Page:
Paws Place Animal Sanctuary FAQ
How is a sanctuary different from a shelter?
Unlike a shelter, which provides a temporary holding facility for animals waiting for adoption, a sanctuary, such as Paws Place, is a permanent home for animals whose age or health precludes adoption.
Who provides the pet care at Paws Place?
Staff members with over 30 years of experience in animal rescue and pet health care provide quality care for our special animals. We have an established working relationship with a full-service veterinary hospital.
Thus far, our members have rescued and cared for more than 400 homeless, aged, and ill cats. We plan to train and supervise additional staff as our organization grows.
Where is Paws Place?
We are currently utilizing foster homes. However, we are looking for land to build a permanent facility. Paws Place is incorporated as a non-profit organization, and we are hopeful our tax-exempt status will encourage additional donations, including facilities, to allow us to provide care for the ever-growing number of special needs pets.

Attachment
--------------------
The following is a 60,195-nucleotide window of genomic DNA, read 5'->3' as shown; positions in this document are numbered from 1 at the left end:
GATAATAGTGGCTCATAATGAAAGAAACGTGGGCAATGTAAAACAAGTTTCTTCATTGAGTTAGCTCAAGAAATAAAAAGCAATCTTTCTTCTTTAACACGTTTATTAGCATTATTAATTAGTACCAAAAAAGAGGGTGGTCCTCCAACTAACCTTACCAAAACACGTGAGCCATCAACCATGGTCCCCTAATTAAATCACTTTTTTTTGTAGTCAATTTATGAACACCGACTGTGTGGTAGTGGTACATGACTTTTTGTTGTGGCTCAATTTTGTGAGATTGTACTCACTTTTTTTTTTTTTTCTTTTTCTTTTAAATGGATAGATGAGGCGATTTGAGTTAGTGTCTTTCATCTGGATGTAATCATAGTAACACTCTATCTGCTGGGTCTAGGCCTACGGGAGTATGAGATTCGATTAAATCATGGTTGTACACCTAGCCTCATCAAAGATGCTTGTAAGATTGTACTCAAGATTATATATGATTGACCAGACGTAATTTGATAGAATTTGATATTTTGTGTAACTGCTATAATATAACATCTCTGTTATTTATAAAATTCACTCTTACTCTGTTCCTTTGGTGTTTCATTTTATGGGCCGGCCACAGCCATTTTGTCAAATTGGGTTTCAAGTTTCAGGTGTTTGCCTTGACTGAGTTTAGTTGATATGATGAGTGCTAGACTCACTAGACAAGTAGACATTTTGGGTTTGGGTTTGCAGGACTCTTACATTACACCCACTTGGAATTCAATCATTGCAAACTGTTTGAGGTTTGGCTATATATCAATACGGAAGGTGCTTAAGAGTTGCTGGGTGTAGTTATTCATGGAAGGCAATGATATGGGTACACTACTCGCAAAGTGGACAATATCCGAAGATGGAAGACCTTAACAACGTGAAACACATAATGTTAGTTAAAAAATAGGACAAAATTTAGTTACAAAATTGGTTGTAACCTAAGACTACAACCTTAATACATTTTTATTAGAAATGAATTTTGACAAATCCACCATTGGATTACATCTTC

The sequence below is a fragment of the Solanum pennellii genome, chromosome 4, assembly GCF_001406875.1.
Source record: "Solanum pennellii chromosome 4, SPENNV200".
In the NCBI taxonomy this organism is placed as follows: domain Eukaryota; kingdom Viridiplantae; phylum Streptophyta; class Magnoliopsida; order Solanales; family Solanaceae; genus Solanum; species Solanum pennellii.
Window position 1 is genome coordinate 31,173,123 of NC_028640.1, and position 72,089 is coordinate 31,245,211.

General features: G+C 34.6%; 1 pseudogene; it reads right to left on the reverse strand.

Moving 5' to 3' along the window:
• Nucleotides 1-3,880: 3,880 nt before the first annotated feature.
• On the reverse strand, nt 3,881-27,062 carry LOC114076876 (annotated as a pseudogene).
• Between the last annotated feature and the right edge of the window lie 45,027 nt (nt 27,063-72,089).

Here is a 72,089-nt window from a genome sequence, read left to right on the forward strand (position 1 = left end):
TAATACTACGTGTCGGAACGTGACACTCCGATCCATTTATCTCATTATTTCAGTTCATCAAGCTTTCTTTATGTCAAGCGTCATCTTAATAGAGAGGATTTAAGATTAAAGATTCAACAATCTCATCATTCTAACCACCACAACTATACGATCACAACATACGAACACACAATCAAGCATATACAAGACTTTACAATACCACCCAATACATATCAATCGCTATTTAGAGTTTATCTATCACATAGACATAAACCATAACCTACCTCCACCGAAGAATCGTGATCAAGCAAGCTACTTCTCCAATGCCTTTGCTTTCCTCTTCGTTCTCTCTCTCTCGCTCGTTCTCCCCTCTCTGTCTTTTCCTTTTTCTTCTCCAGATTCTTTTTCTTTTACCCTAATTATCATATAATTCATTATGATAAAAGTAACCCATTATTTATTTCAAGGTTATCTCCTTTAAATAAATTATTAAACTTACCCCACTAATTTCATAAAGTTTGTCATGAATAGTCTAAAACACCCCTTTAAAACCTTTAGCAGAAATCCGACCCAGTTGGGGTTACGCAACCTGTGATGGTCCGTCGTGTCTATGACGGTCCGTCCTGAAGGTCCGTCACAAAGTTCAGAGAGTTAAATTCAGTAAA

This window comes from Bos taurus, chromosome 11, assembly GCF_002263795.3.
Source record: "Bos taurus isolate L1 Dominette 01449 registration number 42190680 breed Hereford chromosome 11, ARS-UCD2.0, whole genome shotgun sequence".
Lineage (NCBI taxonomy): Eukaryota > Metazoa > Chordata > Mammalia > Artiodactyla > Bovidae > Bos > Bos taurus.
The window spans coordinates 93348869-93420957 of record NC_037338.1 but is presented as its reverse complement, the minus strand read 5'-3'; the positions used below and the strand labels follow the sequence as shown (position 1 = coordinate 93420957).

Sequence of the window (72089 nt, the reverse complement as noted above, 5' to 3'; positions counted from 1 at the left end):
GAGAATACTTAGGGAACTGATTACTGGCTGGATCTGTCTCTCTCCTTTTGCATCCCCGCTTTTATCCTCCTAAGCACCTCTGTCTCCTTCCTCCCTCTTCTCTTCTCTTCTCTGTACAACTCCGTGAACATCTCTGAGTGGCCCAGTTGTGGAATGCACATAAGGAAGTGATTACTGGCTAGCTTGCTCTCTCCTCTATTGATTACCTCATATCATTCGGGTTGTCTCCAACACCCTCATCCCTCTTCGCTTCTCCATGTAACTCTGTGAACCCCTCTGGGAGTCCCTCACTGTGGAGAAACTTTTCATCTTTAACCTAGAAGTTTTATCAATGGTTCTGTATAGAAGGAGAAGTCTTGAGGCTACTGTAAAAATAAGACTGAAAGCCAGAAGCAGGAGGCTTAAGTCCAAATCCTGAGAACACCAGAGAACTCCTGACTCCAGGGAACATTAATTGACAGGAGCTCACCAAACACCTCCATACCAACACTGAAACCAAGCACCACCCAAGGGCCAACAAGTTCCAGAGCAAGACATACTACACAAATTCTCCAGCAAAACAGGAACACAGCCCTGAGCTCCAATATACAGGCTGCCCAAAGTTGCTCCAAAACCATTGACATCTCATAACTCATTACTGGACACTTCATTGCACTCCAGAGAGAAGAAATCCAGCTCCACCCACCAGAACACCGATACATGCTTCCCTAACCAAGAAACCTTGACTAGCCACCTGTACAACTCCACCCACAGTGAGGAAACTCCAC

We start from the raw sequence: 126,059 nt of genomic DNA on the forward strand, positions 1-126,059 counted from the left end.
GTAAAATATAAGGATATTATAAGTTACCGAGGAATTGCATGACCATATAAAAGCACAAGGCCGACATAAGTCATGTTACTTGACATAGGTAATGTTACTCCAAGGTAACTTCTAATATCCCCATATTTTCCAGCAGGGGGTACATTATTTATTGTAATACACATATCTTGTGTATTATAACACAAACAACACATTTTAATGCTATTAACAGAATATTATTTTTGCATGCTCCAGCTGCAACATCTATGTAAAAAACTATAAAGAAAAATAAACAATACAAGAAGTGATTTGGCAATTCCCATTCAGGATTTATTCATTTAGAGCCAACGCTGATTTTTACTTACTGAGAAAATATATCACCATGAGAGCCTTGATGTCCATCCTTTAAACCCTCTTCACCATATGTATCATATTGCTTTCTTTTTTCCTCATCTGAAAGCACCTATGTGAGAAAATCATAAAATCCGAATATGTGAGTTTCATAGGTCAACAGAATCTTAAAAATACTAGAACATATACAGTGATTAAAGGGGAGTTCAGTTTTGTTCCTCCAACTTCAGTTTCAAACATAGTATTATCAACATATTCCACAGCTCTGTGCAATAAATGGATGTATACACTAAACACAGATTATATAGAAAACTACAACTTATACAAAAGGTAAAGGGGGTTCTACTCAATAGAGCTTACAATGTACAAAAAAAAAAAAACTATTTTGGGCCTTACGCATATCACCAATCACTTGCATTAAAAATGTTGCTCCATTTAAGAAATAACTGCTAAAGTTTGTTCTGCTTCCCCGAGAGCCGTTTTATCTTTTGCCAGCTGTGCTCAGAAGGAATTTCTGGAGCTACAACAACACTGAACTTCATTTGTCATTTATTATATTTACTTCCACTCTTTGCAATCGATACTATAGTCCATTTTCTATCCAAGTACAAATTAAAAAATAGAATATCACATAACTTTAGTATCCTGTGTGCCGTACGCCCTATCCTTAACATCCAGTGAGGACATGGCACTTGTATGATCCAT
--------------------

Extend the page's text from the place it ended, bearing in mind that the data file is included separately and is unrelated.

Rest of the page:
Can I get help with my sick pet now?
Yes. While Paws Place is not a substitute for proper veterinary care, we are able to provide volunteer pet care assistance on an individual basis. Any donation proceeds from our services go to support the mission of Paws Place and our dedication to service and education.
If I am unable to care for my pet, how can Paws Place help?
We can provide education and emotional support for owners in hopes of keeping the pet comfortable at home. If such time comes when home care is no longer possible, however, Paws Place can provide a safe, secure haven for your special needs pet.
What animals are helped at Paws Place?
Since space at Paws Place is limited, we are currently focusing on assisting cats and dogs and their owners. However, one of our goals is to expand to other animals, including horses, as facilities become available.